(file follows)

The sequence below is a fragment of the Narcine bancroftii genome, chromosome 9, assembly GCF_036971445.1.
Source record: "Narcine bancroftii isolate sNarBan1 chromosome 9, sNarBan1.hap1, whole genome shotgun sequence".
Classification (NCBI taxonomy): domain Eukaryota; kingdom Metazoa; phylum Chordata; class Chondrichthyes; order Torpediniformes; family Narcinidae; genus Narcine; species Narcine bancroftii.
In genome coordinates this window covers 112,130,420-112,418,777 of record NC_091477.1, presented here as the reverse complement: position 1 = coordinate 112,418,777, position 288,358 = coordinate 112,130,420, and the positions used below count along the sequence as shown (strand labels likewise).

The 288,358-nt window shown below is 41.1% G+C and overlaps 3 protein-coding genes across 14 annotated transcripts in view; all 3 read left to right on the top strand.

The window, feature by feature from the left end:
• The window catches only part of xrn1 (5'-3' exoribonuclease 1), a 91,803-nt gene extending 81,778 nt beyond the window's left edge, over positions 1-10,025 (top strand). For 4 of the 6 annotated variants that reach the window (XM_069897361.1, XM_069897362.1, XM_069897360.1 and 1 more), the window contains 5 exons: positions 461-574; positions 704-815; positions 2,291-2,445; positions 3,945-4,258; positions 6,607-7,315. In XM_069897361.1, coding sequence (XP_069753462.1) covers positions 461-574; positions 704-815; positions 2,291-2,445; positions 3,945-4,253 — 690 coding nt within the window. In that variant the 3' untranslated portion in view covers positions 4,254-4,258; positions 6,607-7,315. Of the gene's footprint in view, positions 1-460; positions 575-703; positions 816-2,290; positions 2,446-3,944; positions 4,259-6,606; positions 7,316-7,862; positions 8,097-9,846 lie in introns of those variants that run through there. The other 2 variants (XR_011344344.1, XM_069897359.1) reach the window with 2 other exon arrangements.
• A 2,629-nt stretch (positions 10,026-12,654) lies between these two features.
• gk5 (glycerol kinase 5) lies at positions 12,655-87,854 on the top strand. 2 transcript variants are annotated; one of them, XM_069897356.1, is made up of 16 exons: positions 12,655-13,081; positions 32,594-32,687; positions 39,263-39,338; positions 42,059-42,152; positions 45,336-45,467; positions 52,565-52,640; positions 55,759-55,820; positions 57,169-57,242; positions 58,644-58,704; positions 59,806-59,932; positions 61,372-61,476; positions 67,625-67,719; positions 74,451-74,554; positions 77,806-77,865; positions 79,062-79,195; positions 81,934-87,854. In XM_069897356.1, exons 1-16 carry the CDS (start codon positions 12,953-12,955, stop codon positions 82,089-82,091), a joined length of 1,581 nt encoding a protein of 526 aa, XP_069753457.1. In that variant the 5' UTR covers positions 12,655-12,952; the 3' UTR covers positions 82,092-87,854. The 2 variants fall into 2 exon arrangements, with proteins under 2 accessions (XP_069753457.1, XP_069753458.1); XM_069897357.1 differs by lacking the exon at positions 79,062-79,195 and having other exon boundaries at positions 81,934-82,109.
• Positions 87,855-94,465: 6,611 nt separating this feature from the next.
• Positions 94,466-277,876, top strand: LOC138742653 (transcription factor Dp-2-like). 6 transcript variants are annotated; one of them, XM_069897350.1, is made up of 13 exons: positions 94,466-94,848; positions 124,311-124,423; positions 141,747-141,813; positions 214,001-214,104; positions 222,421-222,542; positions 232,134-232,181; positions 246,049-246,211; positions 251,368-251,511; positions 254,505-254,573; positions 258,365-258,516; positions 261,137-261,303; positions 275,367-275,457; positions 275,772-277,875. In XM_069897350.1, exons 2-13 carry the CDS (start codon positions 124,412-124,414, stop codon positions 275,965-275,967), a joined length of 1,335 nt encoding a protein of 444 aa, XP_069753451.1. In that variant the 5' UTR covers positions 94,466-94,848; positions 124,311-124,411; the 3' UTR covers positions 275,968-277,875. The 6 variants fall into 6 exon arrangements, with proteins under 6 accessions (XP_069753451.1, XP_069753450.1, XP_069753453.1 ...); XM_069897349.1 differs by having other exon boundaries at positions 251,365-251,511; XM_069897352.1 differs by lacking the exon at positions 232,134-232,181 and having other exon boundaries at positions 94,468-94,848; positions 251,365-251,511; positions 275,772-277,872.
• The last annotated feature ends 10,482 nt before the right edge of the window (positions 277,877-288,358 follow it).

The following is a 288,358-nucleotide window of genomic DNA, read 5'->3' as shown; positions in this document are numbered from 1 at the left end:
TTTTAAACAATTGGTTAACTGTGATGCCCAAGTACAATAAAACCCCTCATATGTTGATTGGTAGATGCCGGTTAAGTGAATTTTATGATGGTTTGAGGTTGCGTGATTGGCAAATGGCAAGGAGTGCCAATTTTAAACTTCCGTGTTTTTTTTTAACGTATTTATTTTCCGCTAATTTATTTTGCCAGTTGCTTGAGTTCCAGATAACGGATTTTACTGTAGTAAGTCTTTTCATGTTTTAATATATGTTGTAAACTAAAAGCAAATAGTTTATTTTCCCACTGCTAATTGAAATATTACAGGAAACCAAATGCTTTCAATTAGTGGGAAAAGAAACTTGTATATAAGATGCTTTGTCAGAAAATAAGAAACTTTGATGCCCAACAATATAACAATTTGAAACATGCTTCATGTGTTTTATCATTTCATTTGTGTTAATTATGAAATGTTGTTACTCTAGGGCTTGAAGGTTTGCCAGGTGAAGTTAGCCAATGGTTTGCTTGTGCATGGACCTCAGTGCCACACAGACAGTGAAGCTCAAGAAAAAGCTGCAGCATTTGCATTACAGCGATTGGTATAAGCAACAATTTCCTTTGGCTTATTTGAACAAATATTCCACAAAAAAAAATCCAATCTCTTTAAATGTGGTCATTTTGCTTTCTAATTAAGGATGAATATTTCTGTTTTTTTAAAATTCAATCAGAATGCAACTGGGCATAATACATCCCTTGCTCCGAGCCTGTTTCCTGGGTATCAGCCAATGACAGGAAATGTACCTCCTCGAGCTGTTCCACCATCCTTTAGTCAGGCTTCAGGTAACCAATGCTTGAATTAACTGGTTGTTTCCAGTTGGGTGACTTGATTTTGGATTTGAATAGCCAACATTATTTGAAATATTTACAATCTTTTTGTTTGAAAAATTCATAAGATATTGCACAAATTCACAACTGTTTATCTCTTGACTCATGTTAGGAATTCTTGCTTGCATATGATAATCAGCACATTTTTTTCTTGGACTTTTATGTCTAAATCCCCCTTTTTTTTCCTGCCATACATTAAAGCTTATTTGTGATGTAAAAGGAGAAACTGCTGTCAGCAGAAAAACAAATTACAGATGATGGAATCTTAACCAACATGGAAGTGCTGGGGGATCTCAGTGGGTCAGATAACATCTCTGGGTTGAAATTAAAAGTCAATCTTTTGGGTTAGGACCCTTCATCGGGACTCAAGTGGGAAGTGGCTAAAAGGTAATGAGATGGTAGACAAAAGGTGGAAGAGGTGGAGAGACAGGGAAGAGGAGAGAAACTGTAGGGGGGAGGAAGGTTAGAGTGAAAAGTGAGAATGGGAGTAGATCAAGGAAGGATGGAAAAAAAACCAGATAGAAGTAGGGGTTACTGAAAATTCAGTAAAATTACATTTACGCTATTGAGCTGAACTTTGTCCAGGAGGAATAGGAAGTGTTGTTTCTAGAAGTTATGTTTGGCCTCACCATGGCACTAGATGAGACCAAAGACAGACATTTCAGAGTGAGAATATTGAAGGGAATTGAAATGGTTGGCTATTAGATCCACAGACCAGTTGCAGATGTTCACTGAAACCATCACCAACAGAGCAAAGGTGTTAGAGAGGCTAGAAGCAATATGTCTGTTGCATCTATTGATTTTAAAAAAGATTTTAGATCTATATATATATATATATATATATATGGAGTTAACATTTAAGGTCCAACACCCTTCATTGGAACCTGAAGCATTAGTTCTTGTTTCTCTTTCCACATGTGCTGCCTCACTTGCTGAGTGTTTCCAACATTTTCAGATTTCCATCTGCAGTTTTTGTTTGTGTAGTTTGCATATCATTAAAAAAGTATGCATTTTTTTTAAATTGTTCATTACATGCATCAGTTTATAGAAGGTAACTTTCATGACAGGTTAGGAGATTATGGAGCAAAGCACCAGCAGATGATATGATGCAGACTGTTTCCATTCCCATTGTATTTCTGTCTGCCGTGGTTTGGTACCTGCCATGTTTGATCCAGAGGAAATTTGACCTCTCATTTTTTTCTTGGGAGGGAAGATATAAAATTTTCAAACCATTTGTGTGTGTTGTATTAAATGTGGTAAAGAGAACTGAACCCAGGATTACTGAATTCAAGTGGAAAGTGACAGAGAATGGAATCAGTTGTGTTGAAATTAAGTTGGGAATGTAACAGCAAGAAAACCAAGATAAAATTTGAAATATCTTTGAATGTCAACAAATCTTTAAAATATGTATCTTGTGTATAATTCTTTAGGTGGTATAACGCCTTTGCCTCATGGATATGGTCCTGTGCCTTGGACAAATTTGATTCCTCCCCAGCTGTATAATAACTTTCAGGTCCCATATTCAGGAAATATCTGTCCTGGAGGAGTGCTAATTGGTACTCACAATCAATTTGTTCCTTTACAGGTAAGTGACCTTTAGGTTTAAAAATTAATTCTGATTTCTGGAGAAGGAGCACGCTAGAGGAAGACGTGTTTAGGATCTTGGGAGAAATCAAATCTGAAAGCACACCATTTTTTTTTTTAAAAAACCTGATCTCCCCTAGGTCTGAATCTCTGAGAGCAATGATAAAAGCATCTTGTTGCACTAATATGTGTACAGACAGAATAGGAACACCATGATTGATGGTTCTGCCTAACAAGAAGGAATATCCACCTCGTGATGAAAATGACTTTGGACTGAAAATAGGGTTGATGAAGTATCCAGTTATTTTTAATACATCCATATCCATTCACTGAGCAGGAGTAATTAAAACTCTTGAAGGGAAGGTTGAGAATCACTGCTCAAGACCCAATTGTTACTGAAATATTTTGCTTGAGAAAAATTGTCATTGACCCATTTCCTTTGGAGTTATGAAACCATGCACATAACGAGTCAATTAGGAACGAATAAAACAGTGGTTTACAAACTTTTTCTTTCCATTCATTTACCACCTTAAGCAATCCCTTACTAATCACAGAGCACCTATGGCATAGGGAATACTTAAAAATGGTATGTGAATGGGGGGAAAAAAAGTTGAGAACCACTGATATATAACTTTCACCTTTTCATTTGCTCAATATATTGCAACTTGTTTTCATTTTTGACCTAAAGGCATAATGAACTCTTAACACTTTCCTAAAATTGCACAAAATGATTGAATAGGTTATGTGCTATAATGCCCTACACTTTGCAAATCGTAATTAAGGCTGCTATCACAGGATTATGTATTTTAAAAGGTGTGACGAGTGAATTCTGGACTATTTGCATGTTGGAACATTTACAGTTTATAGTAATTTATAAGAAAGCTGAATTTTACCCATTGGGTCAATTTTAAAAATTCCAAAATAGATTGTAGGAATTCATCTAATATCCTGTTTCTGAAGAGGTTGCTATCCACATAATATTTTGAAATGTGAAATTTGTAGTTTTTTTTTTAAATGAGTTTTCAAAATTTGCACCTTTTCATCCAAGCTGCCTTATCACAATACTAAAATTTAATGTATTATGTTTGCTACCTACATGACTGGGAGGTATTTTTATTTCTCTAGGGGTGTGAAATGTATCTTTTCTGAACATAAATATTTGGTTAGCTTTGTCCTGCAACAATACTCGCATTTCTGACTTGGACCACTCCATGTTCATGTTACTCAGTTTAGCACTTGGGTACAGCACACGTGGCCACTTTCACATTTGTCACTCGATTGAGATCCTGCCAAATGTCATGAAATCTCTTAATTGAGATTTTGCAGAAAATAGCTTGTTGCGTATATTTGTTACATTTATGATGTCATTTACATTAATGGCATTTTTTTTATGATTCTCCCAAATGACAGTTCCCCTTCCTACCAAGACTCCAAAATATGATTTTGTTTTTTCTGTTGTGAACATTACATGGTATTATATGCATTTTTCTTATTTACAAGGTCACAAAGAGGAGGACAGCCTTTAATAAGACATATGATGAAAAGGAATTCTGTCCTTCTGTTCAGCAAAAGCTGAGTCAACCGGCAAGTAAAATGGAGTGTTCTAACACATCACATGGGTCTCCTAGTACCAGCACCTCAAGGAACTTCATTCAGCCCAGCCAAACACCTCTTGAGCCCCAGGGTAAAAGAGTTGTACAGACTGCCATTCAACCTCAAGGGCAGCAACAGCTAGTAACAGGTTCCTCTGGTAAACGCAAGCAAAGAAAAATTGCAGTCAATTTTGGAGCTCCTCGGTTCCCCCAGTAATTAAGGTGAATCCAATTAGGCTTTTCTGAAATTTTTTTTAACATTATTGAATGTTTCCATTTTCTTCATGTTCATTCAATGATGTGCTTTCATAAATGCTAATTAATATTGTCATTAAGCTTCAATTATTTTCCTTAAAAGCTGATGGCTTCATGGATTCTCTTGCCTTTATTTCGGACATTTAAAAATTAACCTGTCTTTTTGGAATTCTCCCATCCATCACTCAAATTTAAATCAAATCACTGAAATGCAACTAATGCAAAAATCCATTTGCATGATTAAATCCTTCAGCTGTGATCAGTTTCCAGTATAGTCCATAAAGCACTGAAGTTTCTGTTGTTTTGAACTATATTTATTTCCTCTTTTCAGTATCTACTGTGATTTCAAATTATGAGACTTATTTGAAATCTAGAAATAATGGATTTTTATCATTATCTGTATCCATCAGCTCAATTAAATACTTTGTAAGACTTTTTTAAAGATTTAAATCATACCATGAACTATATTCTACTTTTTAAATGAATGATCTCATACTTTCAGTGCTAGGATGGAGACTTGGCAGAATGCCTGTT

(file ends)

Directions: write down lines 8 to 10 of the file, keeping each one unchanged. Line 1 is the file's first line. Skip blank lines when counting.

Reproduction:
• A 2,629-nt stretch (positions 10,026-12,654) lies between these two features.
• gk5 (glycerol kinase 5) lies at positions 12,655-87,854 on the top strand. 2 transcript variants are annotated; one of them, XM_069897356.1, is made up of 16 exons: positions 12,655-13,081; positions 32,594-32,687; positions 39,263-39,338; positions 42,059-42,152; positions 45,336-45,467; positions 52,565-52,640; positions 55,759-55,820; positions 57,169-57,242; positions 58,644-58,704; positions 59,806-59,932; positions 61,372-61,476; positions 67,625-67,719; positions 74,451-74,554; positions 77,806-77,865; positions 79,062-79,195; positions 81,934-87,854. In XM_069897356.1, exons 1-16 carry the CDS (start codon positions 12,953-12,955, stop codon positions 82,089-82,091), a joined length of 1,581 nt encoding a protein of 526 aa, XP_069753457.1. In that variant the 5' UTR covers positions 12,655-12,952; the 3' UTR covers positions 82,092-87,854. The 2 variants fall into 2 exon arrangements, with proteins under 2 accessions (XP_069753457.1, XP_069753458.1); XM_069897357.1 differs by lacking the exon at positions 79,062-79,195 and having other exon boundaries at positions 81,934-82,109.
• Positions 87,855-94,465: 6,611 nt separating this feature from the next.